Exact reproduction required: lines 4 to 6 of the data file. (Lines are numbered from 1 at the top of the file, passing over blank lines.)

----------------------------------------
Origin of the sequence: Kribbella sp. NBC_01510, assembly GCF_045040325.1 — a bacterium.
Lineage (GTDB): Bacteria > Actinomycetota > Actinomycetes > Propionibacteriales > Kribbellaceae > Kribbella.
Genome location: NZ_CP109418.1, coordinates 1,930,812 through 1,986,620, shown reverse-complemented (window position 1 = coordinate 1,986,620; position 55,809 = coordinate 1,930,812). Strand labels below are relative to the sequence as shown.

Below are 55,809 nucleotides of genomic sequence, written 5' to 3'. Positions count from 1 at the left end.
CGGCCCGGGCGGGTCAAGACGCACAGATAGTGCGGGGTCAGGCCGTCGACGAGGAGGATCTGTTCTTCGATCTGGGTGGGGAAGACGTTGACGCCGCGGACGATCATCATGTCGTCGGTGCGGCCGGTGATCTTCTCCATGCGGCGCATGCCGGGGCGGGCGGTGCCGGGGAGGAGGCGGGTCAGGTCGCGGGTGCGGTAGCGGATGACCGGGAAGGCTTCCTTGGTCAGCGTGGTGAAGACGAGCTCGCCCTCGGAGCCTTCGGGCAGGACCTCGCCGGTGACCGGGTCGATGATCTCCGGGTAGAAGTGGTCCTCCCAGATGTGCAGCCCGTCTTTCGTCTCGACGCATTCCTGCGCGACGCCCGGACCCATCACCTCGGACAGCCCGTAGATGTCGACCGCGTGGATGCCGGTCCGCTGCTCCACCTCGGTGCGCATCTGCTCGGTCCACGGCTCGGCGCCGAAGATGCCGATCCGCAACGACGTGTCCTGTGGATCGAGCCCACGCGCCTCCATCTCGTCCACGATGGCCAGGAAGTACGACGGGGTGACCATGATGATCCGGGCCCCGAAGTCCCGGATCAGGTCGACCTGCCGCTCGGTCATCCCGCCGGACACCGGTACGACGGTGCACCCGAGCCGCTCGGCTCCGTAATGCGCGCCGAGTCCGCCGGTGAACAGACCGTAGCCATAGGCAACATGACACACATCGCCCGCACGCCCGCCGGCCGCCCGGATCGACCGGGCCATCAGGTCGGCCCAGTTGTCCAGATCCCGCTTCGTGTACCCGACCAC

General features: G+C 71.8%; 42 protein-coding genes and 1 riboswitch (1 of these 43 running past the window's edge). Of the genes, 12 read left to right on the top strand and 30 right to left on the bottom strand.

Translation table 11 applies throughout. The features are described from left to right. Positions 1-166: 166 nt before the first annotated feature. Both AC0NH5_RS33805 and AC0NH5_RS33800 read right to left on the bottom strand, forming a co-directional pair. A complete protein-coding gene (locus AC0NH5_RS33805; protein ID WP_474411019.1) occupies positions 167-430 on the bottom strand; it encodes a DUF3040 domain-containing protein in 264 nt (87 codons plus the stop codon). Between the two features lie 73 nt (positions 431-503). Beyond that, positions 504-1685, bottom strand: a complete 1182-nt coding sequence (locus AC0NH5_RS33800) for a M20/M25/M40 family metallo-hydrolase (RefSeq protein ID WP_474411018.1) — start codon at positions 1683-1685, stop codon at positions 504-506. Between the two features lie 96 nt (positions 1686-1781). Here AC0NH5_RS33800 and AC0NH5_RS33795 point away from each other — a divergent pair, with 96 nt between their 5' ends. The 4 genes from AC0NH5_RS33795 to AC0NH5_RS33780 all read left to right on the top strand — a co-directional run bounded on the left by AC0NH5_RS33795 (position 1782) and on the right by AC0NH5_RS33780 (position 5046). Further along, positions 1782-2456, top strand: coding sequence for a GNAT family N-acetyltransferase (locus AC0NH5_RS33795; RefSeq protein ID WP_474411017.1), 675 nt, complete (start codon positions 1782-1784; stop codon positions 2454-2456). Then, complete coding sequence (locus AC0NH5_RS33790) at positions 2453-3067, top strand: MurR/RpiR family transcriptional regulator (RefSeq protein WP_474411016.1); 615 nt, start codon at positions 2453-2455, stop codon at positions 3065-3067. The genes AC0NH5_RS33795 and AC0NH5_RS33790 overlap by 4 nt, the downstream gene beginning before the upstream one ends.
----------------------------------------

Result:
Below are 55,809 nucleotides of genomic sequence, written 5' to 3'. Positions count from 1 at the left end.
CGGCCCGGGCGGGTCAAGACGCACAGATAGTGCGGGGTCAGGCCGTCGACGAGGAGGATCTGTTCTTCGATCTGGGTGGGGAAGACGTTGACGCCGCGGACGATCATCATGTCGTCGGTGCGGCCGGTGATCTTCTCCATGCGGCGCATGCCGGGGCGGGCGGTGCCGGGGAGGAGGCGGGTCAGGTCGCGGGTGCGGTAGCGGATGACCGGGAAGGCTTCCTTGGTCAGCGTGGTGAAGACGAGCTCGCCCTCGGAGCCTTCGGGCAGGACCTCGCCGGTGACCGGGTCGATGATCTCCGGGTAGAAGTGGTCCTCCCAGATGTGCAGCCCGTCTTTCGTCTCGACGCATTCCTGCGCGACGCCCGGACCCATCACCTCGGACAGCCCGTAGATGTCGACCGCGTGGATGCCGGTCCGCTGCTCCACCTCGGTGCGCATCTGCTCGGTCCACGGCTCGGCGCCGAAGATGCCGATCCGCAACGACGTGTCCTGTGGATCGAGCCCACGCGCCTCCATCTCGTCCACGATGGCCAGGAAGTACGACGGGGTGACCATGATGATCCGGGCCCCGAAGTCCCGGATCAGGTCGACCTGCCGCTCGGTCATCCCGCCGGACACCGGTACGACGGTGCACCCGAGCCGCTCGGCTCCGTAATGCGCGCCGAGTCCGCCGGTGAACAGACCGTAGCCATAGGCAACATGACACACATCGCCCGCACGCCCGCCGGCCGCCCGGATCGACCGGGCCATCAGGTCGGCCCAGTTGTCCAGATCCCGCTTCGTGTACCCGACCAC

General features: G+C 71.8%; 42 protein-coding genes and 1 riboswitch (1 of these 43 running past the window's edge). Of the genes, 12 read left to right on the top strand and 30 right to left on the bottom strand.